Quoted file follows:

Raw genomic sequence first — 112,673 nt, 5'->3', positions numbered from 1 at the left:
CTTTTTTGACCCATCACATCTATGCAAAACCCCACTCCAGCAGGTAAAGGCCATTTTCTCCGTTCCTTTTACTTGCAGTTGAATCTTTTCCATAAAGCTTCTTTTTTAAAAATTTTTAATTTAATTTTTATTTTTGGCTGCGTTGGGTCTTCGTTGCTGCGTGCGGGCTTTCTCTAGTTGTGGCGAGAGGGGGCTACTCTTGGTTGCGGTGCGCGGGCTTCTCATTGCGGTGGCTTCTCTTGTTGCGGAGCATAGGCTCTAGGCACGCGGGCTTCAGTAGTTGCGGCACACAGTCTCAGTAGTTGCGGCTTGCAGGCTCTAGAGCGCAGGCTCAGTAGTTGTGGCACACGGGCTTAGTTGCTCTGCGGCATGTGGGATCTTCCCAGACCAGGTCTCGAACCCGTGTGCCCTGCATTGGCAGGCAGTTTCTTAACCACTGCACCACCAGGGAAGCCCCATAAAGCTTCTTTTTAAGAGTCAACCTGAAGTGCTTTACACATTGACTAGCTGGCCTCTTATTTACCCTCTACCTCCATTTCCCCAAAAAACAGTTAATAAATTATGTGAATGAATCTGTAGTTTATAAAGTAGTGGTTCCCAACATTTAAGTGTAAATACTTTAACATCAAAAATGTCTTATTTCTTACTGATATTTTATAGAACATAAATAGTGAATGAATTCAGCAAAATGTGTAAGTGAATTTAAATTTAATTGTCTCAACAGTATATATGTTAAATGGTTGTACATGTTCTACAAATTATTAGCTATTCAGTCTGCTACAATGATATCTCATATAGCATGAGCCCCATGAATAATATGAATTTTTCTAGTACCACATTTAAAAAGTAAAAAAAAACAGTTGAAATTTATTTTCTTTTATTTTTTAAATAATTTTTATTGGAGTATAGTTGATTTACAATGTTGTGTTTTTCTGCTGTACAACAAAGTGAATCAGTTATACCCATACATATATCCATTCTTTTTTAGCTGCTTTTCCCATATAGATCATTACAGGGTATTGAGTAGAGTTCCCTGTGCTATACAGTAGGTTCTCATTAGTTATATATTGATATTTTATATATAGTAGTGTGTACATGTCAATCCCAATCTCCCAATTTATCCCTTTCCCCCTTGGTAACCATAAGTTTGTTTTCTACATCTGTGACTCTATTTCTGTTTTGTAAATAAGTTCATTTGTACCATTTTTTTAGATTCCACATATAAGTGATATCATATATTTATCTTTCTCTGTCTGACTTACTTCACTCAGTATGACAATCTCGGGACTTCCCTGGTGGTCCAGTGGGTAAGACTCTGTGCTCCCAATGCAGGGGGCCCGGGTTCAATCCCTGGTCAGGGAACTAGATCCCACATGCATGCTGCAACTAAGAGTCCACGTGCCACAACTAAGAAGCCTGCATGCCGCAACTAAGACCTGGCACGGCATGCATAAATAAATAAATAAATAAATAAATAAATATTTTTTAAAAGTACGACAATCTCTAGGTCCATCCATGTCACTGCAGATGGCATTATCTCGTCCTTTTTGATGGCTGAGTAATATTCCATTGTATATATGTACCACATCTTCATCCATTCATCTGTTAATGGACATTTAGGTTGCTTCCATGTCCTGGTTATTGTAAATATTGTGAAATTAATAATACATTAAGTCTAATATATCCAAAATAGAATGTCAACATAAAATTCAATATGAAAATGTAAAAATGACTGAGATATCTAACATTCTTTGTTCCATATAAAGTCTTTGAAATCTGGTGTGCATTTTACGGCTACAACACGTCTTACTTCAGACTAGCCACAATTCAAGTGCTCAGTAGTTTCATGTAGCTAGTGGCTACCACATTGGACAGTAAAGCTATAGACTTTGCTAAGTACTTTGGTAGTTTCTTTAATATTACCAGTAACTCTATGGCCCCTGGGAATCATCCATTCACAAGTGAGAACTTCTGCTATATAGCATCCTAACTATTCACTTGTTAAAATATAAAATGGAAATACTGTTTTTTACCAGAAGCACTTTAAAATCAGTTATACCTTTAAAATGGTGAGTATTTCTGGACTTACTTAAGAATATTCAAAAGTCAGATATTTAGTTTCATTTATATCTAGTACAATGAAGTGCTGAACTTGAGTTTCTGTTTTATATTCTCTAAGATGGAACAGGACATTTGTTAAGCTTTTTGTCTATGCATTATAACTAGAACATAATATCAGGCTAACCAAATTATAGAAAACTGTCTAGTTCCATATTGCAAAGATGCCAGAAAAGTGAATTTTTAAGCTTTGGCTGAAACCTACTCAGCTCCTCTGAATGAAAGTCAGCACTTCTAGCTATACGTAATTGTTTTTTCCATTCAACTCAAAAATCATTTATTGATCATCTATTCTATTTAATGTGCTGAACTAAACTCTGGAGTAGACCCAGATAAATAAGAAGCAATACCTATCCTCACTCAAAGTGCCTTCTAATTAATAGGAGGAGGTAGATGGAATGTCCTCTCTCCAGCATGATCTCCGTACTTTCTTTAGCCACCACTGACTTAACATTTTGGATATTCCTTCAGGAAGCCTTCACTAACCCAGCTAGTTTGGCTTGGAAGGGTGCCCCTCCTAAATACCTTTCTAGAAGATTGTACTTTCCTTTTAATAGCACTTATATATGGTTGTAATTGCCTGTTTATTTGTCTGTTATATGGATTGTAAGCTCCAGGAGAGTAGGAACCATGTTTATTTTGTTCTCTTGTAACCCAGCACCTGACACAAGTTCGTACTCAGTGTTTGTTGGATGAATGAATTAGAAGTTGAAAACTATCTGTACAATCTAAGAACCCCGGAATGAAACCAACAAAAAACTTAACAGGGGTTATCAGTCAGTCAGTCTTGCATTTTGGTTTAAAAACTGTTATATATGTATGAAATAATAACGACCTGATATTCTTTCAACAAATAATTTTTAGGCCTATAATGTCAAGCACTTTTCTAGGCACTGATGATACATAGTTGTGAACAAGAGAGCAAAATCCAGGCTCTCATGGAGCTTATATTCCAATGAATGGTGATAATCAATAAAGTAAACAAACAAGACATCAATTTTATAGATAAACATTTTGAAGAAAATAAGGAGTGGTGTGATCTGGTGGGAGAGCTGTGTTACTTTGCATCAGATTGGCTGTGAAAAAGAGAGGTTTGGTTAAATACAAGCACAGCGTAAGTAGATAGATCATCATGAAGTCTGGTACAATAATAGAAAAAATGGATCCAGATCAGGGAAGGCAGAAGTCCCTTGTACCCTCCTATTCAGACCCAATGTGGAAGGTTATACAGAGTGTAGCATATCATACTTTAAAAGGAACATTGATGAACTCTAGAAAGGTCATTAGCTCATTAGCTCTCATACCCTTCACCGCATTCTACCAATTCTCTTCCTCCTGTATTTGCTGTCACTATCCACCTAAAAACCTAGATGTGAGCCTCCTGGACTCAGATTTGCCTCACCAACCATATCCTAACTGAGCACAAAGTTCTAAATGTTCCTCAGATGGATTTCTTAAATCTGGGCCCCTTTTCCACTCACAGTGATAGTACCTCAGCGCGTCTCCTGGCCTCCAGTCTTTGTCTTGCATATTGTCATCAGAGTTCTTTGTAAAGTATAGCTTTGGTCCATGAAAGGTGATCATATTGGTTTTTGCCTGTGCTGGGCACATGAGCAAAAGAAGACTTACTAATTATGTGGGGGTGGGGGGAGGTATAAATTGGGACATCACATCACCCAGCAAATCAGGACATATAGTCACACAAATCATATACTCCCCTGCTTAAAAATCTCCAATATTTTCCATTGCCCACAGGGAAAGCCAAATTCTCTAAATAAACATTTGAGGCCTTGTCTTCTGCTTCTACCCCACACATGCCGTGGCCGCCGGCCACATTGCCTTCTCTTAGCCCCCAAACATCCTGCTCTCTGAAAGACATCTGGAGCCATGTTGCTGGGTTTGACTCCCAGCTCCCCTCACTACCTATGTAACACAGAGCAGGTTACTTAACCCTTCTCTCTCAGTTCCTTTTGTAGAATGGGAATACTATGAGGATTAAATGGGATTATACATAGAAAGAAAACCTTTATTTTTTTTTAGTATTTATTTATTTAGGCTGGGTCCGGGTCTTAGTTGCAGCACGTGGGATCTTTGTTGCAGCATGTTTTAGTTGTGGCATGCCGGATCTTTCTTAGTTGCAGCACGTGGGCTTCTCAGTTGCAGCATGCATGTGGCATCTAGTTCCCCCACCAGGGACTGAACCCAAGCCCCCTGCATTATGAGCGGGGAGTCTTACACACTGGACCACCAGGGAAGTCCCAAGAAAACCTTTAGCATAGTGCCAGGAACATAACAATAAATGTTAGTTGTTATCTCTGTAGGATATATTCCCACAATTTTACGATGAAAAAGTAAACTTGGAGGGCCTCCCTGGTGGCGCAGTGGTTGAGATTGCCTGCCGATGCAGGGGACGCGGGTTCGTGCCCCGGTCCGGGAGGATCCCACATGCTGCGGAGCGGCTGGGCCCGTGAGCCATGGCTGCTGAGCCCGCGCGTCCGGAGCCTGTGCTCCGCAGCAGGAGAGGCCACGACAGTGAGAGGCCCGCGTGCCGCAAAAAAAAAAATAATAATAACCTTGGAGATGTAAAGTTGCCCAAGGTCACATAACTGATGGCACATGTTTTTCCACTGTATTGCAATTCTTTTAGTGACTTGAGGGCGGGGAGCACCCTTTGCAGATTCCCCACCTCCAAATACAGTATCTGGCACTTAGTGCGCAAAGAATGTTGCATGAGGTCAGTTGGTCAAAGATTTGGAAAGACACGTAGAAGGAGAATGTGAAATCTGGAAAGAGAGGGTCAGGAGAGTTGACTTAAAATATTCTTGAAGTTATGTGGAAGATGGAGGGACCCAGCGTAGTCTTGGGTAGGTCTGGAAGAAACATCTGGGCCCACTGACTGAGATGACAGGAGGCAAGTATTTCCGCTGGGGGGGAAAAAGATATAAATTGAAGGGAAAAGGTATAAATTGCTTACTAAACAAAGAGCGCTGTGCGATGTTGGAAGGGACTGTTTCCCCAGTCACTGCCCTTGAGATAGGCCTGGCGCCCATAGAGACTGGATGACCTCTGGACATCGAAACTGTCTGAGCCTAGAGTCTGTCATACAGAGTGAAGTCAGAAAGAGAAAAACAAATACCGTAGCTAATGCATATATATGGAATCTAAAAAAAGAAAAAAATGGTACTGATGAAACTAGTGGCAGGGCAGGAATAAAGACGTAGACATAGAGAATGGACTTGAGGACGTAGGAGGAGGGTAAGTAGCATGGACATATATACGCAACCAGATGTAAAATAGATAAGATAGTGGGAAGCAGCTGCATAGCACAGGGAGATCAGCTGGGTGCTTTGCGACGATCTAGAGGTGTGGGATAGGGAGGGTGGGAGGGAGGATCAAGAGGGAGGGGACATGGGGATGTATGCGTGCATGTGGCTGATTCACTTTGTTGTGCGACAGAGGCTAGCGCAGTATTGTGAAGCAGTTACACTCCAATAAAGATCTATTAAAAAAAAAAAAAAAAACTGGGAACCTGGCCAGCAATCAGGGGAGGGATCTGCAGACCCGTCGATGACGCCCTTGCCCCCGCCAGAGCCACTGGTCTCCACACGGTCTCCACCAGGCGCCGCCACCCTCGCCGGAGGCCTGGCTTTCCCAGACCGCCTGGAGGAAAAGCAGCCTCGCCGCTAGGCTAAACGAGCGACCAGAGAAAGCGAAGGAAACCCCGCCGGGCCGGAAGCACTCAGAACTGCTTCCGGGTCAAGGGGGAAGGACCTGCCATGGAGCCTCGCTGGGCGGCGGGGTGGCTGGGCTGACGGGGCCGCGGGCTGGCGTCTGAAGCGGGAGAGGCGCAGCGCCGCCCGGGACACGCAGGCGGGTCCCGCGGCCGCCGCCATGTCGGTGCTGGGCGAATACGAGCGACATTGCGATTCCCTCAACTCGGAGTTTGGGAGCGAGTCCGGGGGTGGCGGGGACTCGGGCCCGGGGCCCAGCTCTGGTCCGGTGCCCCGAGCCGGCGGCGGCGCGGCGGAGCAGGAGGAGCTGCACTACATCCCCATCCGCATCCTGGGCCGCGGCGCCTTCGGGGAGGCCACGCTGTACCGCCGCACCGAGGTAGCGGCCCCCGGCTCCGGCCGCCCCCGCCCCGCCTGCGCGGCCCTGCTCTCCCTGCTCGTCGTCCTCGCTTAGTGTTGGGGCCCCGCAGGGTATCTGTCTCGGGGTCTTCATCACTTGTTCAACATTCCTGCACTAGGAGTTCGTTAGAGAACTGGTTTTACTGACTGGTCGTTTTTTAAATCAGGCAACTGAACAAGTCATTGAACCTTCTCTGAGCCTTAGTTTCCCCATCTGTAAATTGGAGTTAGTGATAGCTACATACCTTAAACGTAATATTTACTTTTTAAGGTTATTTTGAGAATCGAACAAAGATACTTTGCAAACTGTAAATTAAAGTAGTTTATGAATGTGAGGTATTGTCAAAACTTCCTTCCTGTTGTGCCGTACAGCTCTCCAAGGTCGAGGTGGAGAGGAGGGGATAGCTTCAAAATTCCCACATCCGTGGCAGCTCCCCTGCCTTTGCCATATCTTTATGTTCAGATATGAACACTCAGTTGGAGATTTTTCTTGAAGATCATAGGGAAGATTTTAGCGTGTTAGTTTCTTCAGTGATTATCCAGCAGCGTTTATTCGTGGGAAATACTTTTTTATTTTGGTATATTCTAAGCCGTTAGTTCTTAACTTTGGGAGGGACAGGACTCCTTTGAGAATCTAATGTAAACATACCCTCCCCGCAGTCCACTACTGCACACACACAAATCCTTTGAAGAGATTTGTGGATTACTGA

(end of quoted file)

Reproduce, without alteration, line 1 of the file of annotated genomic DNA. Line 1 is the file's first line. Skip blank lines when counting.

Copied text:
Raw genomic sequence first — 112,673 nt, 5'->3', positions numbered from 1 at the left: